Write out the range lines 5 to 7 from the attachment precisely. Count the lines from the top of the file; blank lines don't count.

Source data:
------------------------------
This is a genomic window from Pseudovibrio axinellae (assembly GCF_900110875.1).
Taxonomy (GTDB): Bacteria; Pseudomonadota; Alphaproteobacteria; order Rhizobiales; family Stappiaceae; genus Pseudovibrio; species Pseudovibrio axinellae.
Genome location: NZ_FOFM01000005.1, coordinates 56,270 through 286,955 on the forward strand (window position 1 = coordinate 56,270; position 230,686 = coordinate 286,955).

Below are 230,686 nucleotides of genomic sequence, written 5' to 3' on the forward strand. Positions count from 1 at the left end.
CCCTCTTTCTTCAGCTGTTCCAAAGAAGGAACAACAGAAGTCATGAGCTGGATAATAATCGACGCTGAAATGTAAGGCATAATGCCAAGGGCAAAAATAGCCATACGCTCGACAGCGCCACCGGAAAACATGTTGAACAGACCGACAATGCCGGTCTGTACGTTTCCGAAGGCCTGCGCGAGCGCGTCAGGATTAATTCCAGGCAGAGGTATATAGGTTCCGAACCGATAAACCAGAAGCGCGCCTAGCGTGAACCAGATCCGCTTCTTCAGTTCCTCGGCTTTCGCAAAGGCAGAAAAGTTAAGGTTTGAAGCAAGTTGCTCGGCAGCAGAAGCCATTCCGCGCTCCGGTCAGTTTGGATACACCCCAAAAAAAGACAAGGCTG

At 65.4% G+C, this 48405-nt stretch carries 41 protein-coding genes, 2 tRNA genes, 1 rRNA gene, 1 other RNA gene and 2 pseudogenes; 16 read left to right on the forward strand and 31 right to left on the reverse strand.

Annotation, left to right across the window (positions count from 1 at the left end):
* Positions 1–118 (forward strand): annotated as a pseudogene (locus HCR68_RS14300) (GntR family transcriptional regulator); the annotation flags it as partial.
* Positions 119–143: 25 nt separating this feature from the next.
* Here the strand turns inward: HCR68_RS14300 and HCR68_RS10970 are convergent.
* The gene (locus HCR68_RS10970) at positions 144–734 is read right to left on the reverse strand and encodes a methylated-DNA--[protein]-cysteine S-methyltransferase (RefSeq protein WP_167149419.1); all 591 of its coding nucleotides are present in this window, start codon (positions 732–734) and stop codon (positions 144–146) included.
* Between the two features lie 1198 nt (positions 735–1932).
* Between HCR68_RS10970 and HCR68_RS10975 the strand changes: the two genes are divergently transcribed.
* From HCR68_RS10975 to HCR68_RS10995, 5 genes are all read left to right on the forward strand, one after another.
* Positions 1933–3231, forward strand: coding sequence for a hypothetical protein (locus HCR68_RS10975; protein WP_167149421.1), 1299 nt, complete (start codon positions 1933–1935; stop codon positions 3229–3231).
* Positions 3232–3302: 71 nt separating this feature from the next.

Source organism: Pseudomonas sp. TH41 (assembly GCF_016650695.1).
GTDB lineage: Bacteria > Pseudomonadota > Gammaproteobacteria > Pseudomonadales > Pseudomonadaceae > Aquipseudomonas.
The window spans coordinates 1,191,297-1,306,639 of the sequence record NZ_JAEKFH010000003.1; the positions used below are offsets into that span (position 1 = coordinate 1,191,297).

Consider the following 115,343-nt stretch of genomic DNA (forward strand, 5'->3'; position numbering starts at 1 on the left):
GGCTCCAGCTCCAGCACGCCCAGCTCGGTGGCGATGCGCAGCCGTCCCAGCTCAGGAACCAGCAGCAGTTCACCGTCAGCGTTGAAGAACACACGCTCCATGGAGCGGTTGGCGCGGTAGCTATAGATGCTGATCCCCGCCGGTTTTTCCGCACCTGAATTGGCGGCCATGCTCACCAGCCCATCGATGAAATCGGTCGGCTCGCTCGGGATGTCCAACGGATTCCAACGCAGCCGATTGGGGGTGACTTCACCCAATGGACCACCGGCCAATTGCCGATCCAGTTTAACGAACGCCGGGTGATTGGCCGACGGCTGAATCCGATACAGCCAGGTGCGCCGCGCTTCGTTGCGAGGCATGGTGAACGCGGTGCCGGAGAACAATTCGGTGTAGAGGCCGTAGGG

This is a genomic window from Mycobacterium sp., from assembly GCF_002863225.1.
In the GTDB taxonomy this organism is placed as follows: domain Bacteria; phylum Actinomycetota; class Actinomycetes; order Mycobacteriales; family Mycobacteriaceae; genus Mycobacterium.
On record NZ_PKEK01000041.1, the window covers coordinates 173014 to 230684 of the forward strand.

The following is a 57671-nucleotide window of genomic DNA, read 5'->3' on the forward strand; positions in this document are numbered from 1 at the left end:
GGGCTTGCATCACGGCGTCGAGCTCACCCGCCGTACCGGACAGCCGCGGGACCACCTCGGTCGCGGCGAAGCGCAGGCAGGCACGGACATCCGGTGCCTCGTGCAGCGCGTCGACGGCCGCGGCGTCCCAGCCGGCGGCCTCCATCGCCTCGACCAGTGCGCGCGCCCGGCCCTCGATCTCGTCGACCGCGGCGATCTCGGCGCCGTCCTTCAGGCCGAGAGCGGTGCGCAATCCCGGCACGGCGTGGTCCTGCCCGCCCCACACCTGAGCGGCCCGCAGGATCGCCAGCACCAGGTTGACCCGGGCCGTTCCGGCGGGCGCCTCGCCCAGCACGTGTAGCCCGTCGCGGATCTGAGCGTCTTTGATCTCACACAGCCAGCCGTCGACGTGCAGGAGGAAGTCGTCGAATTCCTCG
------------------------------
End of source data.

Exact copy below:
CCCTCTTTCTTCAGCTGTTCCAAAGAAGGAACAACAGAAGTCATGAGCTGGATAATAATCGACGCTGAAATGTAAGGCATAATGCCAAGGGCAAAAATAGCCATACGCTCGACAGCGCCACCGGAAAACATGTTGAACAGACCGACAATGCCGGTCTGTACGTTTCCGAAGGCCTGCGCGAGCGCGTCAGGATTAATTCCAGGCAGAGGTATATAGGTTCCGAACCGATAAACCAGAAGCGCGCCTAGCGTGAACCAGATCCGCTTCTTCAGTTCCTCGGCTTTCGCAAAGGCAGAAAAGTTAAGGTTTGAAGCAAGTTGCTCGGCAGCAGAAGCCATTCCGCGCTCCGGTCAGTTTGGATACACCCCAAAAAAAGACAAGGCTG

At 65.4% G+C, this 48405-nt stretch carries 41 protein-coding genes, 2 tRNA genes, 1 rRNA gene, 1 other RNA gene and 2 pseudogenes; 16 read left to right on the forward strand and 31 right to left on the reverse strand.

Annotation, left to right across the window (positions count from 1 at the left end):